What’s the deal with Bitcoin’s hard fork rumours?

Since mass adoption among cryptogeeks, some issues regarding the scalability of the bitcoin blockchain started to arise. Developers and other stakeholders are locked in a heated debate over how best to scale the network. This does not go without a fight and a lot of disagreement. There are some irreconcilable differences causing a so-called “hard fork” that would split Bitcoin in two.

What do exchanges say about this?

Since there’s a lot of hard dollars going round in Bitcoin and other cryptocurrencies that are built on the same chain, it is an issue exchanges like Poloniex and Kraken have to take a stance in. Most exchanges have already indicated to support both assets if a fork takes place. However, the co-founder and CTO of international Bitcoin exchange BitMex, Samuel Reed, stated that:

It will not be possible for any exchange, including BitMEX, to support both chains separately. For these reasons, BU will not be listed or used as a deposit/withdrawal currency until replay protection is implemented and BU is not at risk of a blockchain reorganization if the Core chain becomes longer.

What’s the problem?

Bitcoin as a coin is too popular, and can’t handle the weight of transactions going through the network. Also, it has to be said that downloading a blockchain half the size of a normal hard drive, is also pretty annoying (if you insist on using a local wallet that downloads the complete blockchain).
Bitcoin transactions are processed in “blocks” that involve complex cryptography to verify and set the transactions. But as the currency grows and more and more transactions take place, the one megabyte size limit on blocks that is built into the system is becoming an issue, causing delays in processing transactions. A purchase might take hours to confirm, making it unwieldy for real-world use. Compared to Ripple or other cryptocurrencies like Ethereum, this is a joke.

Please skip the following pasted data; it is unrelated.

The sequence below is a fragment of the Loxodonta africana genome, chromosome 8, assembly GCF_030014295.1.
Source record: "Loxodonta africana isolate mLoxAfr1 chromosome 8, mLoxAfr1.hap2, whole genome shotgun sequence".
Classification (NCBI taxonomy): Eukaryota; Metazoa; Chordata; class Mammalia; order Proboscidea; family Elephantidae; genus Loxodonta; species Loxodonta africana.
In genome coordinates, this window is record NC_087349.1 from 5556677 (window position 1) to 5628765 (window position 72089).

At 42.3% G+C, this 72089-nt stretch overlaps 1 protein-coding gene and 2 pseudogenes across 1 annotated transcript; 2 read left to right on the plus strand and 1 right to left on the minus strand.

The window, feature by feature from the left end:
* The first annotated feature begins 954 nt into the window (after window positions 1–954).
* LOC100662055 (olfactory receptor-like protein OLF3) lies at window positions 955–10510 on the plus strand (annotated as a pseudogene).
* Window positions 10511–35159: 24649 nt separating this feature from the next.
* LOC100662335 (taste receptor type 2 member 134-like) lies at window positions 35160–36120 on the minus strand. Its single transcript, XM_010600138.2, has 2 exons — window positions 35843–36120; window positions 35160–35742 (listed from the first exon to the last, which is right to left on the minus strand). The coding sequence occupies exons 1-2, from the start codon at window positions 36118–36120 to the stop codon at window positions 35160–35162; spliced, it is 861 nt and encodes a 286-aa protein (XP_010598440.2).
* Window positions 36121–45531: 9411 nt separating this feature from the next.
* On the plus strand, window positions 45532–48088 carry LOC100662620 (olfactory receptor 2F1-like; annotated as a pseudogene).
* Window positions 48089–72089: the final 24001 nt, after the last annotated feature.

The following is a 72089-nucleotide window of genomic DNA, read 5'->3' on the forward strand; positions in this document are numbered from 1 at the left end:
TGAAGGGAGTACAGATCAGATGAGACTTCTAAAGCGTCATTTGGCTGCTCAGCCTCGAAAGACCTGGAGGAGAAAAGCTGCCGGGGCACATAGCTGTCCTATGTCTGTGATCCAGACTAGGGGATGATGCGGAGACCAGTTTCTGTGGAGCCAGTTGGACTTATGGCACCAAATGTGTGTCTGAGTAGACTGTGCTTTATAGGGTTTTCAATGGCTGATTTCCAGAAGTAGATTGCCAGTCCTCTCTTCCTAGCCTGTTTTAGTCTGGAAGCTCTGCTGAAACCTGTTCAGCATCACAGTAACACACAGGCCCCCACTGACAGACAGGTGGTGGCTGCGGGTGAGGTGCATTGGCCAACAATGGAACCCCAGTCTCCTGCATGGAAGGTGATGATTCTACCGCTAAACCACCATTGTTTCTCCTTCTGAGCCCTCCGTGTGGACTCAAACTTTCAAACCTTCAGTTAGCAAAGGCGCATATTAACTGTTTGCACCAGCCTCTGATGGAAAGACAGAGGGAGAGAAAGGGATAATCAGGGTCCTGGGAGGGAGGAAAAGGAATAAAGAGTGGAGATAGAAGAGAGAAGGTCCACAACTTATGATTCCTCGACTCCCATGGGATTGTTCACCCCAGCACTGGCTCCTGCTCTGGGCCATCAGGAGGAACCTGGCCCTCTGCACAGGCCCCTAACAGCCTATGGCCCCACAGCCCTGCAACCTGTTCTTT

What happens to Bitcoin with a hard fork?

There are two camps in the debate, pushing two different possible solutions: “Bitcoin Unlimited” (which we’ll henceforth refer to as BU), and Segregated Witness (SegWit). Sort of the same we saw with the Ethereum hard fork last year, where the currency got split in ETH and ETC, respectively.

They’re both proposed software updates to the bitcoin network that would change how it functions. They can’t both coexist: Their implementations would “fork” the bitcoin network, effectively splitting it into two competing digital currencies.

What happens to your Bitcoins?

If you hold bitcoin and there is a HF (Hard Fork), you will own bitcoin on both forks. You don’t need to do anything. When the blockchain branches into two there will be two digital assets immediately after the hard fork. Bitcoin holders who possess their private keys will have access to assets on both chains after the split event occurs. So, if you store your Bitcoins in a local wallet on your computer or on your phone you can just stay put and watch the fork happen.

Keep your BTC safe, just in case

Holding cryptocurrency on an exchange is not a recommended practice, even when everything is ok. After a blockchain split customers storing bitcoin on an exchange will have to succumb to the rules of that specific trading platform. For instance, it’s highly possible that exchanges will pause withdrawals for 24-48 hours during and after the fork.


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